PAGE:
Highlight — It should strike many that the land of opportunity, which most aggressively promotes the free movement of merchandises, is currently debating on whether it should erect fortifications around it to prevent the free movement of people.
Reading Eugene Robinson’s column in this context came out as refreshing and remarkably accurate:
At present, it makes more sense to thousands of people each month to risk their lives with the coyotes than to “get in line” to come in legally. People wouldn’t take that risk if they had the realistic hope of being able to enter someday, say within a year or two, by air-conditioned bus.
The US immigration policy is indeed an insult to newcomers who make the effort of looking for a better future. I’m comfortable writing this because, as a European willing to live in the US, I looked into the steps of settling in the US myself.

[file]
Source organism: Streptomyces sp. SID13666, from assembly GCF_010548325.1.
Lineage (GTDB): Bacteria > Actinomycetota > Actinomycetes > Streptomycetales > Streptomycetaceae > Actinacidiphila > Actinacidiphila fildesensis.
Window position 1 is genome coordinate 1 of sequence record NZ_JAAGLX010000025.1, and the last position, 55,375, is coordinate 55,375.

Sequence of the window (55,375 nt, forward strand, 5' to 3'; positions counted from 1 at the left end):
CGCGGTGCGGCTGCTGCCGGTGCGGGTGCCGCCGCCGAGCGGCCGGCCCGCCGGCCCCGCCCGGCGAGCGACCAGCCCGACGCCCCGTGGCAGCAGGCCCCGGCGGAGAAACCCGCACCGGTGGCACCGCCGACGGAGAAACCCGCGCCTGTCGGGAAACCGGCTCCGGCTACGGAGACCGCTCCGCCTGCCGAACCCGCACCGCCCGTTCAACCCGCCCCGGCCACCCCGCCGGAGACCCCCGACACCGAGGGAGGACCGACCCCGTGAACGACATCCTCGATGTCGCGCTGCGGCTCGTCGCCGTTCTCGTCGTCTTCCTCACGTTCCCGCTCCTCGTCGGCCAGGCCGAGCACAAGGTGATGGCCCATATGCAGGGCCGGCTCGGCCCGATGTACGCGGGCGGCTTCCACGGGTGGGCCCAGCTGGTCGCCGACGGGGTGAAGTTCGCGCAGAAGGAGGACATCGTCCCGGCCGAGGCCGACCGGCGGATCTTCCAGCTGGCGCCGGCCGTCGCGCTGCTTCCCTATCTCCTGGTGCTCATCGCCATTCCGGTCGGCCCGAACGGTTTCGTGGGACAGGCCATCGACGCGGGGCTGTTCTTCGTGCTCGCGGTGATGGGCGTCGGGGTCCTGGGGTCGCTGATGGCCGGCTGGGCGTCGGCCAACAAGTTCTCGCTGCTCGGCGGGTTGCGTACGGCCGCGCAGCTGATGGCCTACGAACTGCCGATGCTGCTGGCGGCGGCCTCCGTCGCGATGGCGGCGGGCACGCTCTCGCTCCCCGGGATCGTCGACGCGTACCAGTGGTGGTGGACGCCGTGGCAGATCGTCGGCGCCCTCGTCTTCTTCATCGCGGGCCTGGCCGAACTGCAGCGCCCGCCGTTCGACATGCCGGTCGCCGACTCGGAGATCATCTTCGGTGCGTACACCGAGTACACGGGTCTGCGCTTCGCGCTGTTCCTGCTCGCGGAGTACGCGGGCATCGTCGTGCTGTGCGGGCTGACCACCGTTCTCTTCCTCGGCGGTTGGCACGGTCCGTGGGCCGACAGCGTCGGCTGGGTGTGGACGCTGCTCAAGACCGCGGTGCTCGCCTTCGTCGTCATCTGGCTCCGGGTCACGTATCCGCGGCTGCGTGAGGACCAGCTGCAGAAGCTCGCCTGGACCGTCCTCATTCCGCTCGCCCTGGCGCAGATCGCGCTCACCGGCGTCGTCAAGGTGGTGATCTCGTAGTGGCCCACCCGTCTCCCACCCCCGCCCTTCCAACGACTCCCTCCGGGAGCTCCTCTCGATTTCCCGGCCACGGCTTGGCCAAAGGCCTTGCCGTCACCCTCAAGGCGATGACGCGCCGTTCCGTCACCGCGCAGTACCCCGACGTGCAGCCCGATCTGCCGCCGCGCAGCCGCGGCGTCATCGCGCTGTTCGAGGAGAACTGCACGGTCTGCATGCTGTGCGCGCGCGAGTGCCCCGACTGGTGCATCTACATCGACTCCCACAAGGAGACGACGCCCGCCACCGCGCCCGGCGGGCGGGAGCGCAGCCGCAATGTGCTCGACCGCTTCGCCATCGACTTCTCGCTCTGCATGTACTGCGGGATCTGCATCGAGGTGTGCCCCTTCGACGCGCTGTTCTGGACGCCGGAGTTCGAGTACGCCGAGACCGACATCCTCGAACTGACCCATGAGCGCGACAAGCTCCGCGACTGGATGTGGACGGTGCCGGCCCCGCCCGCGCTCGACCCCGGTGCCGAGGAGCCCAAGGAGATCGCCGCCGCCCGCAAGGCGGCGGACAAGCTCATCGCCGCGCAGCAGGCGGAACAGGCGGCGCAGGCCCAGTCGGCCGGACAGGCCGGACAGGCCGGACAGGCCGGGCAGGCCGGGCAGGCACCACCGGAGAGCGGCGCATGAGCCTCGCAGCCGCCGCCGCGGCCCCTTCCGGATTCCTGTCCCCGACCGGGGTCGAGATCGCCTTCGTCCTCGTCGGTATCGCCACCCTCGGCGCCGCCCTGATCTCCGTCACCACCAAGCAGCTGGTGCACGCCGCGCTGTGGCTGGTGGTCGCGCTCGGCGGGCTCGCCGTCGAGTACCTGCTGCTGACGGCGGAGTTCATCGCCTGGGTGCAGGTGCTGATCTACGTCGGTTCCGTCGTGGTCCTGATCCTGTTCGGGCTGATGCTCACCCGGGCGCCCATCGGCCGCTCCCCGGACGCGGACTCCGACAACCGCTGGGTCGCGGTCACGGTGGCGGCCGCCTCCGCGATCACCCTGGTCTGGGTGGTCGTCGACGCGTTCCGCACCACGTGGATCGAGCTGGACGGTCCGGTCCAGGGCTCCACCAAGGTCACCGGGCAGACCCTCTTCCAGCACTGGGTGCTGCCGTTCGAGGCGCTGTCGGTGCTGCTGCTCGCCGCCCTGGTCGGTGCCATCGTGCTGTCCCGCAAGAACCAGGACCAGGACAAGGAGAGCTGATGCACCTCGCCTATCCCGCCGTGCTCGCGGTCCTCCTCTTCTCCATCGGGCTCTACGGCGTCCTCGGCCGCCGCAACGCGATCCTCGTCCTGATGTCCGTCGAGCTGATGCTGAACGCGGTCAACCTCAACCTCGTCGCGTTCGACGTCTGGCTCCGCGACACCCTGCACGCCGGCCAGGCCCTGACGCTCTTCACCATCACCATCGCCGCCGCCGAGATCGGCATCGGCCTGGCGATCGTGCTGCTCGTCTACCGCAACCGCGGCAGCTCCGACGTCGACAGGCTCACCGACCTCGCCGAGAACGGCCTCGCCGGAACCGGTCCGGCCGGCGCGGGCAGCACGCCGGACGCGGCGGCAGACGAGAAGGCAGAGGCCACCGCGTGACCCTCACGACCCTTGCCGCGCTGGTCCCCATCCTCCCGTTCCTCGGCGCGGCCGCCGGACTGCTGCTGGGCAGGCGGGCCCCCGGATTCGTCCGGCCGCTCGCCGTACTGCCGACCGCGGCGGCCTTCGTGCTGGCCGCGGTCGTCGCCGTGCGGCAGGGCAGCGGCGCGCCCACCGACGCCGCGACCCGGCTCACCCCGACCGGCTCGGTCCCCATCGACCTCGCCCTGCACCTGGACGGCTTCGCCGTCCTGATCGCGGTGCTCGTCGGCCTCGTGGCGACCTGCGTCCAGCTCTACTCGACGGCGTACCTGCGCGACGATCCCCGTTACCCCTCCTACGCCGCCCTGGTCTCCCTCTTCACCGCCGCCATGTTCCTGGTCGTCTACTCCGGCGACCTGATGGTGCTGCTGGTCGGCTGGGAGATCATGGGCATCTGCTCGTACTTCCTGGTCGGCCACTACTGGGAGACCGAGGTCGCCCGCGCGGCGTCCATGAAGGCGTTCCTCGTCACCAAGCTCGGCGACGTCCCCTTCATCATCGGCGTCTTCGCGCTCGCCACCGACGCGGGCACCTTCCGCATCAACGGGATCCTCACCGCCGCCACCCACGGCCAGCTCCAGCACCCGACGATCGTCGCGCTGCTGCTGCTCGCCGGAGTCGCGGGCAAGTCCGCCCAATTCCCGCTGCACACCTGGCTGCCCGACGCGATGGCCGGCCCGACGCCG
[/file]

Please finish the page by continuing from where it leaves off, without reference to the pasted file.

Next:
The hostility of US immigration services, the mountain of administrative crap, and the unlikelihood of success without an attorney amount to a nerve-racking wastage of time and money.
Opening up the borders is only part of the solution, that said. The other aspect involves understanding why people migrate. And I trust that illegal immigration mostly finds its roots in poverty.
Picture yourself living in Ramtekadi (India).
In Luanda (Angola).
Or in Brasilia (Brazil).
They don’t want to live in those slums any more than you do. And your best bet to help them is to put money into a microcredit institution.
(Photos courtesy of interet-general.info)